Caving (Spelunking) in the Kootenays and BC Rockies2019-01-15T14:21:43+00:00

Discovered in 1904, the 5.9 km passages of the Nakimu Caves in Glacier National Park have been re-opened to the public. They feature spectacular carbonate ‘moonmilk’ deposits, with numerous passageways and grottos. Guiding services are available. The caves are reached by hiking three to four hours up and over a mountain pass.

Visitors’ efforts will be rewarded by the unique experience of descending, by the light of headlamps, into the dark labyrinth of the caves. Numerous passageways and grottos, totalling 5.9km in length, contain intriguing natural features such as soda straws, rock fluting and moon milk. Short steep scrambles and uncertain footing are characteristic of the cave experience.

Park visitors can access the caves by either joining a commercially led trip, or applying for their own entry date through a lottery system. One Nakimu Cave Pass will be issued for every Saturday or Sunday from approximately mid-July to mid-October. Parties must consist of between six and twelve people, and be led by experienced cavers.

For an experience under this world, visitors shouldn’t pass up the opportunity to visit Cody Caves Provincial Park in the Selkirk Mountains, eight steep but well-marked miles (13 km – sometimes rough in places) off Hwy 31 on the west side of Kootenay Lake about 2 miles(3 km) north of Ainsworth Hot Springs. Open mid-June to mid-September depending on the condition of the road, this unique park is dedicated to preserving a cave system and an underground stream flowing through ancient limestone formations. The access road is unsuitable for low-clearance vehicles, motorhomes or vehicles with trailers. Guiding and transportation companies in nearby Kaslo can accommodate the transportationally challenged.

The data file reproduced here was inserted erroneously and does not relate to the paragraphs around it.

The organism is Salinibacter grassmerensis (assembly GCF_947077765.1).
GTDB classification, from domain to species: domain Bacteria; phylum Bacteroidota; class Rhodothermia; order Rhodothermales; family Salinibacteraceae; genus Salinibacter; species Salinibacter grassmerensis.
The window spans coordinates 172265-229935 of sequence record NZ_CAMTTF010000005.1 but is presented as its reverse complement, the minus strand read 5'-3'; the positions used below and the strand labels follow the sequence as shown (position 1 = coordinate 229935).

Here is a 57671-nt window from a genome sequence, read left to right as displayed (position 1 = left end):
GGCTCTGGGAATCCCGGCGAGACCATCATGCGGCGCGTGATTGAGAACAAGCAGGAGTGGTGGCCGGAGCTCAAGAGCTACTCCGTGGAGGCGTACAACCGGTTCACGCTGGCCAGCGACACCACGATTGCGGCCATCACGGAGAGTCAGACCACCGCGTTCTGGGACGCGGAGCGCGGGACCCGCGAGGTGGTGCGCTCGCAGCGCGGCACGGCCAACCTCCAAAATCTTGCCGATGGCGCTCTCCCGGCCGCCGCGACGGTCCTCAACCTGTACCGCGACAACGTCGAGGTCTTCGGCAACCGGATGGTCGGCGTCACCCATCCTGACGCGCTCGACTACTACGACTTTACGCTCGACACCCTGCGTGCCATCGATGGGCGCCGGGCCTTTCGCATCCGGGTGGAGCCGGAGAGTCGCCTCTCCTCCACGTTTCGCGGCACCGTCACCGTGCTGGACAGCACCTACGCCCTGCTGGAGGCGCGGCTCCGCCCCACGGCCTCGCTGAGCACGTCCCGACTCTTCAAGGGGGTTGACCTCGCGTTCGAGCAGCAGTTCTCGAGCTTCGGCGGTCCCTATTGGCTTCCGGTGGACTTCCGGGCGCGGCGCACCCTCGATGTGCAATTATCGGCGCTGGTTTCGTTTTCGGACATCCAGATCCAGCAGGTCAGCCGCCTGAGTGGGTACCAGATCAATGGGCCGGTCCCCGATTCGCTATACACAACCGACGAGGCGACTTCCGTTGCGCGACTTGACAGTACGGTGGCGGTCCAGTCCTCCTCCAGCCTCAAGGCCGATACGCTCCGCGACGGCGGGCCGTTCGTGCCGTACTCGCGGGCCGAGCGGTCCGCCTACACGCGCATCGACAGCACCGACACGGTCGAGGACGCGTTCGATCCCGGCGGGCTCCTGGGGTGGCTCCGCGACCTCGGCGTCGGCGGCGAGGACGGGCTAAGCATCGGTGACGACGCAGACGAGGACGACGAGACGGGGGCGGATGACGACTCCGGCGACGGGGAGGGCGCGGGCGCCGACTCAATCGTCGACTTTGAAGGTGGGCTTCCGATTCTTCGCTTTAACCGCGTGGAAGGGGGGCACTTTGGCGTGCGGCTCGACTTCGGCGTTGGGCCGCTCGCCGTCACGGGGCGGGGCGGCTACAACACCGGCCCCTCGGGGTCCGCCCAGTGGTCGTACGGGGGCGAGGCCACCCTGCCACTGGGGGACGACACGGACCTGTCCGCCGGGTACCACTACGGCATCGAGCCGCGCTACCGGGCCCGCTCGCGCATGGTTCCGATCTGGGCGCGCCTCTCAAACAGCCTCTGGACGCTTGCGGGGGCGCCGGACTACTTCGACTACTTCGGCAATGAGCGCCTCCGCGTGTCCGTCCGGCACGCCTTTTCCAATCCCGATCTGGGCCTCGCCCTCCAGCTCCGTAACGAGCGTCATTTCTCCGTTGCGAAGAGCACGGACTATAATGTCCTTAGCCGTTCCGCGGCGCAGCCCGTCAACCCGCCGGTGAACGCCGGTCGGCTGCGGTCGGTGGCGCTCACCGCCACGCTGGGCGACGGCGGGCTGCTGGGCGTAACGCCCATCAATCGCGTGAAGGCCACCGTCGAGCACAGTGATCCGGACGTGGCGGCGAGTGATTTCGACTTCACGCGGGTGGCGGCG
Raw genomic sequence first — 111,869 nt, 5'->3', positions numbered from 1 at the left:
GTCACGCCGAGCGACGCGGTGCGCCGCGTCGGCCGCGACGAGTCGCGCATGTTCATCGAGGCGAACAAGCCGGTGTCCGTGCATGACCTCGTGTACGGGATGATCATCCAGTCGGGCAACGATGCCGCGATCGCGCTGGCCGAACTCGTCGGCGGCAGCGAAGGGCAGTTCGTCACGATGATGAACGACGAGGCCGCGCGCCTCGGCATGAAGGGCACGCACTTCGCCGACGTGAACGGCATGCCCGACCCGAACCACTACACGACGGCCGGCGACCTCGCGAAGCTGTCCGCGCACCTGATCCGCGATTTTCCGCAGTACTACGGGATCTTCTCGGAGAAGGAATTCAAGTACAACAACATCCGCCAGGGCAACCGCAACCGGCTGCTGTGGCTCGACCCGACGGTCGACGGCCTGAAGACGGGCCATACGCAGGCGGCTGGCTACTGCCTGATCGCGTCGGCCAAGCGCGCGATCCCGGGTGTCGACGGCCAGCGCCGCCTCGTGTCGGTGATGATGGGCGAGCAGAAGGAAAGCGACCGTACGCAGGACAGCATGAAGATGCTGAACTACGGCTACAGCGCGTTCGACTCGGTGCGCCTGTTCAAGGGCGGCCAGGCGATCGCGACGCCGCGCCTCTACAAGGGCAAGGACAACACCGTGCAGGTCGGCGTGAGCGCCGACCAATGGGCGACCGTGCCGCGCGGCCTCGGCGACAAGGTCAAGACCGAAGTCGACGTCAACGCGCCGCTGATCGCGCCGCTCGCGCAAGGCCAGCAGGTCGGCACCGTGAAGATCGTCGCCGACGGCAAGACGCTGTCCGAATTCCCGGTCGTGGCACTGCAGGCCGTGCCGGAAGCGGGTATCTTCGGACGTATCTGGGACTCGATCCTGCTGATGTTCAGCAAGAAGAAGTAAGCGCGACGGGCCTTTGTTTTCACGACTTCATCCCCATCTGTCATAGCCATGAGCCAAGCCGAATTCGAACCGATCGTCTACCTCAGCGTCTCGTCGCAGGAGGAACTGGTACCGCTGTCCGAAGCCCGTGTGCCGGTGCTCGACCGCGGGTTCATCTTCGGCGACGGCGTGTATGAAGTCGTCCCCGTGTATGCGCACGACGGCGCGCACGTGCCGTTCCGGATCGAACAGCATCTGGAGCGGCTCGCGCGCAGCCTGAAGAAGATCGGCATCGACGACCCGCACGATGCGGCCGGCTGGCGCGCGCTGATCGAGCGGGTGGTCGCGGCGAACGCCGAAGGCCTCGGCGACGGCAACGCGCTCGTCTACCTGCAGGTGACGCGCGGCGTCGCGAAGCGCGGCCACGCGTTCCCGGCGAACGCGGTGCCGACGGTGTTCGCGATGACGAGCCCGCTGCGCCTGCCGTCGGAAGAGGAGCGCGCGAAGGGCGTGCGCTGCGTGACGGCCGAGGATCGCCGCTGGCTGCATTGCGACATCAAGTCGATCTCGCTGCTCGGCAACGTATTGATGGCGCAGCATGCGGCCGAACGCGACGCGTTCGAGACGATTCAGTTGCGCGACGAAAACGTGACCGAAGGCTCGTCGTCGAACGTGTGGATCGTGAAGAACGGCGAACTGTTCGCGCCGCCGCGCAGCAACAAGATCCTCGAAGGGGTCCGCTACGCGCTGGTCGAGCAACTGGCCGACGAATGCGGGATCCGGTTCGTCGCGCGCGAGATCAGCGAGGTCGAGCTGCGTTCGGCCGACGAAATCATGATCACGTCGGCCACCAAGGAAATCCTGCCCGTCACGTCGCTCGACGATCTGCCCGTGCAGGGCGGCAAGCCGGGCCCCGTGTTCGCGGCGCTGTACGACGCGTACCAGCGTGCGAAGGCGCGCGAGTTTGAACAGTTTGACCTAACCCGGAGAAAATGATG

Due to the extremely delicate nature of the cave formations, and to protect the inexperienced caver, the underground experience is available by guided tour only. Cave tours usually depart on the hour with the first tour at 10 am, and the last tour at 4pm daily from July 1 to the end of August. Helmets, headlamps and gloves are provided at the cave mouth. Visitors must come equipped with sturdy outdoor footwear and warm clothing.

The caves in the Cody Caves System are fascinating. About 875 yards (800 m) of passageways are explorable, revealing impressive displays of various types of calcite formations, such as stalagmites, stalactites, moonmilk, soda straws and waterfalls, bacon strips, rimstone dams, galleries and chambers. A regular one hour tour requires no reservation, and special 3-hour adventure tours can be arranged for groups of four to six persons. For more information contact the Park District office below, or the Visitor Centre in Nelson.

The Cody Caves were discovered in the early 1890s by Henry Cody, while out prospecting for silver. The caves were the subject of a short story written by Roger Pocock in 1899, titled The Noble Five, which described a cave whose inner chambers were walled with gold ore. The caves grew in popularity and were visited by many locals and curious individuals including, in 1908, the governor General of Canada, Earl Grey.

Though not walled with gold, the caves do contain an impressive display of calcite formations that are extremely old and have been growing at an average rate of about one cubic centimetre a century. The cave itself began formation when limestone beds laid down almost 600 million years ago were thrust upward by mountain building forces that occurred around 170 million years ago.

Cody Caves Provincial Park also has an outside display, a day-use area, and some hiking trails.